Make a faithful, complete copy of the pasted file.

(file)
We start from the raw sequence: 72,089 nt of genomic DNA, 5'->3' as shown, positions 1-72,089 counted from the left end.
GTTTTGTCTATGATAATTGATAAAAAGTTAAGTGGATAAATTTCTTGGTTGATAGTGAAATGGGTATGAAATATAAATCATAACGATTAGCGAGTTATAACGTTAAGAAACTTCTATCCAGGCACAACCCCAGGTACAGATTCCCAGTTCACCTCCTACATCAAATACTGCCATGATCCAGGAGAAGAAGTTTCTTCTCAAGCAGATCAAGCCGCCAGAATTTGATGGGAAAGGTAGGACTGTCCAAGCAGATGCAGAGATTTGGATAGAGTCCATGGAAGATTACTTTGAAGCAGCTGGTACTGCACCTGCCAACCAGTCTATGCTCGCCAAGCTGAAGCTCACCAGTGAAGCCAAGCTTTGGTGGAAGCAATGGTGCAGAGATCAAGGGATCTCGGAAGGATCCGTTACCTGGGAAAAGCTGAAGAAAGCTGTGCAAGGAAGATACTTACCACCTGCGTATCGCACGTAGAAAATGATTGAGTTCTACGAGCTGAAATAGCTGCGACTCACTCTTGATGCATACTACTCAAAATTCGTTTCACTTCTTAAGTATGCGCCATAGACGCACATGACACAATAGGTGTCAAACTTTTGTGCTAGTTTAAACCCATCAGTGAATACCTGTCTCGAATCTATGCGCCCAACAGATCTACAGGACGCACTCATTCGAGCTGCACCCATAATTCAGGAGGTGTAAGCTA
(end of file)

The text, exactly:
We start from the raw sequence: 72,089 nt of genomic DNA, 5'->3' as shown, positions 1-72,089 counted from the left end.
GTTTTGTCTATGATAATTGATAAAAAGTTAAGTGGATAAATTTCTTGGTTGATAGTGAAATGGGTATGAAATATAAATCATAACGATTAGCGAGTTATAACGTTAAGAAACTTCTATCCAGGCACAACCCCAGGTACAGATTCCCAGTTCACCTCCTACATCAAATACTGCCATGATCCAGGAGAAGAAGTTTCTTCTCAAGCAGATCAAGCCGCCAGAATTTGATGGGAAAGGTAGGACTGTCCAAGCAGATGCAGAGATTTGGATAGAGTCCATGGAAGATTACTTTGAAGCAGCTGGTACTGCACCTGCCAACCAGTCTATGCTCGCCAAGCTGAAGCTCACCAGTGAAGCCAAGCTTTGGTGGAAGCAATGGTGCAGAGATCAAGGGATCTCGGAAGGATCCGTTACCTGGGAAAAGCTGAAGAAAGCTGTGCAAGGAAGATACTTACCACCTGCGTATCGCACGTAGAAAATGATTGAGTTCTACGAGCTGAAATAGCTGCGACTCACTCTTGATGCATACTACTCAAAATTCGTTTCACTTCTTAAGTATGCGCCATAGACGCACATGACACAATAGGTGTCAAACTTTTGTGCTAGTTTAAACCCATCAGTGAATACCTGTCTCGAATCTATGCGCCCAACAGATCTACAGGACGCACTCATTCGAGCTGCACCCATAATTCAGGAGGTGTAAGCTA